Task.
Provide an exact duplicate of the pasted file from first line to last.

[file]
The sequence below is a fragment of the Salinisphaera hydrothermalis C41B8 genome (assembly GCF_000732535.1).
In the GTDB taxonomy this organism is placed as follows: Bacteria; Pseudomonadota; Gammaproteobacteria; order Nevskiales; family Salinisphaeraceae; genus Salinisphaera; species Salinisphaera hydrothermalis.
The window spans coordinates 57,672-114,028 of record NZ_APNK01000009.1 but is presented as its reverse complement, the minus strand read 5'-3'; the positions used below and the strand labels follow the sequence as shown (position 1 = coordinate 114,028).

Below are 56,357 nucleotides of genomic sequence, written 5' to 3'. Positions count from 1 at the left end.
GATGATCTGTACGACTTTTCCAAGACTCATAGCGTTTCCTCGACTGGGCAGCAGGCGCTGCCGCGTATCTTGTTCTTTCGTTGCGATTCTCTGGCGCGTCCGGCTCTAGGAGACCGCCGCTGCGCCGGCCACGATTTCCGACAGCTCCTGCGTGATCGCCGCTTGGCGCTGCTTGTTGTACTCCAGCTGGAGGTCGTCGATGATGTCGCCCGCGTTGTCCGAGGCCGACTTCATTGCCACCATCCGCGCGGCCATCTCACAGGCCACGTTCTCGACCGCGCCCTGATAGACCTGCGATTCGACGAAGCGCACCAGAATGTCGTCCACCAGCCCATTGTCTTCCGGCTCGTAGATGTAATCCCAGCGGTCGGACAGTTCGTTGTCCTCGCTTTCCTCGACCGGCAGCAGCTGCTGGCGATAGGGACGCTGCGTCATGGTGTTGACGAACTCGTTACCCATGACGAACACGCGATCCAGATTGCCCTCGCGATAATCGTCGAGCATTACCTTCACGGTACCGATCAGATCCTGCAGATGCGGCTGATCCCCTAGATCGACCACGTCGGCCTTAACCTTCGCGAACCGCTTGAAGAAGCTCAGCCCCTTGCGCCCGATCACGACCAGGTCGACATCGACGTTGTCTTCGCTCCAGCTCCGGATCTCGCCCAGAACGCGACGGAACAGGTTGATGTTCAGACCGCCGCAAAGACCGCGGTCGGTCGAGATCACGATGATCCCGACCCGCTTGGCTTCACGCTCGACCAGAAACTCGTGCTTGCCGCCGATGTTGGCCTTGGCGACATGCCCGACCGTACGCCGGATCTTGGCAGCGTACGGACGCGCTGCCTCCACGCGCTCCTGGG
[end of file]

The sequence below is a fragment of the Salinisphaera hydrothermalis C41B8 genome (assembly GCF_000732535.1).
In the GTDB taxonomy this organism is placed as follows: Bacteria; Pseudomonadota; Gammaproteobacteria; order Nevskiales; family Salinisphaeraceae; genus Salinisphaera; species Salinisphaera hydrothermalis.
The window spans coordinates 57,672-114,028 of record NZ_APNK01000009.1 but is presented as its reverse complement, the minus strand read 5'-3'; the positions used below and the strand labels follow the sequence as shown (position 1 = coordinate 114,028).

Below are 56,357 nucleotides of genomic sequence, written 5' to 3'. Positions count from 1 at the left end.
GATGATCTGTACGACTTTTCCAAGACTCATAGCGTTTCCTCGACTGGGCAGCAGGCGCTGCCGCGTATCTTGTTCTTTCGTTGCGATTCTCTGGCGCGTCCGGCTCTAGGAGACCGCCGCTGCGCCGGCCACGATTTCCGACAGCTCCTGCGTGATCGCCGCTTGGCGCTGCTTGTTGTACTCCAGCTGGAGGTCGTCGATGATGTCGCCCGCGTTGTCCGAGGCCGACTTCATTGCCACCATCCGCGCGGCCATCTCACAGGCCACGTTCTCGACCGCGCCCTGATAGACCTGCGATTCGACGAAGCGCACCAGAATGTCGTCCACCAGCCCATTGTCTTCCGGCTCGTAGATGTAATCCCAGCGGTCGGACAGTTCGTTGTCCTCGCTTTCCTCGACCGGCAGCAGCTGCTGGCGATAGGGACGCTGCGTCATGGTGTTGACGAACTCGTTACCCATGACGAACACGCGATCCAGATTGCCCTCGCGATAATCGTCGAGCATTACCTTCACGGTACCGATCAGATCCTGCAGATGCGGCTGATCCCCTAGATCGACCACGTCGGCCTTAACCTTCGCGAACCGCTTGAAGAAGCTCAGCCCCTTGCGCCCGATCACGACCAGGTCGACATCGACGTTGTCTTCGCTCCAGCTCCGGATCTCGCCCAGAACGCGACGGAACAGGTTGATGTTCAGACCGCCGCAAAGACCGCGGTCGGTCGAGATCACGATGATCCCGACCCGCTTGGCTTCACGCTCGACCAGAAACTCGTGCTTGCCGCCGATGTTGGCCTTGGCGACATGCCCGACCGTACGCCGGATCTTGGCAGCGTACGGACGCGCTGCCTCCACGCGCTCCTGGG